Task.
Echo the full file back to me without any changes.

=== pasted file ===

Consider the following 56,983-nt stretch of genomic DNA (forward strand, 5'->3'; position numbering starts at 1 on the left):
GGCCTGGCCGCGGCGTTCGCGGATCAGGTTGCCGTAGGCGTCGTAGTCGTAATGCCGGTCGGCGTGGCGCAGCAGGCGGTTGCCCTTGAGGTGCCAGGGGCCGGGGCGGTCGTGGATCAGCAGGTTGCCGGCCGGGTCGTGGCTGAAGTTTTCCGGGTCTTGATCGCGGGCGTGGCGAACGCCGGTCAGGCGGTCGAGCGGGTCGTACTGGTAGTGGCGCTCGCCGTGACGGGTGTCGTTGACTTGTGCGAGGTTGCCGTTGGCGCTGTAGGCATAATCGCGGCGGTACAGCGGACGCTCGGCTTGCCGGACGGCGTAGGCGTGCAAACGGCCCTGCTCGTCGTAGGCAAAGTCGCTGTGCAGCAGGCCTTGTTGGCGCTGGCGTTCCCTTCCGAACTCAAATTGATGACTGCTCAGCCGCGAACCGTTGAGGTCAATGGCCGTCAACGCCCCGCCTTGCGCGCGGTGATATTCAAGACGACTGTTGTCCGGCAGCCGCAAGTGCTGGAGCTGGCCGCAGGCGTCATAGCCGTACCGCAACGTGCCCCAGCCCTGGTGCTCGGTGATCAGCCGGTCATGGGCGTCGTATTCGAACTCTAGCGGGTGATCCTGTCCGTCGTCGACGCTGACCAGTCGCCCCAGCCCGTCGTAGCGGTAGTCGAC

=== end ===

Consider the following 56,983-nt stretch of genomic DNA (forward strand, 5'->3'; position numbering starts at 1 on the left):
GGCCTGGCCGCGGCGTTCGCGGATCAGGTTGCCGTAGGCGTCGTAGTCGTAATGCCGGTCGGCGTGGCGCAGCAGGCGGTTGCCCTTGAGGTGCCAGGGGCCGGGGCGGTCGTGGATCAGCAGGTTGCCGGCCGGGTCGTGGCTGAAGTTTTCCGGGTCTTGATCGCGGGCGTGGCGAACGCCGGTCAGGCGGTCGAGCGGGTCGTACTGGTAGTGGCGCTCGCCGTGACGGGTGTCGTTGACTTGTGCGAGGTTGCCGTTGGCGCTGTAGGCATAATCGCGGCGGTACAGCGGACGCTCGGCTTGCCGGACGGCGTAGGCGTGCAAACGGCCCTGCTCGTCGTAGGCAAAGTCGCTGTGCAGCAGGCCTTGTTGGCGCTGGCGTTCCCTTCCGAACTCAAATTGATGACTGCTCAGCCGCGAACCGTTGAGGTCAATGGCCGTCAACGCCCCGCCTTGCGCGCGGTGATATTCAAGACGACTGTTGTCCGGCAGCCGCAAGTGCTGGAGCTGGCCGCAGGCGTCATAGCCGTACCGCAACGTGCCCCAGCCCTGGTGCTCGGTGATCAGCCGGTCATGGGCGTCGTATTCGAACTCTAGCGGGTGATCCTGTCCGTCGTCGACGCTGACCAGTCGCCCCAGCCCGTCGTAGCGGTAGTCGAC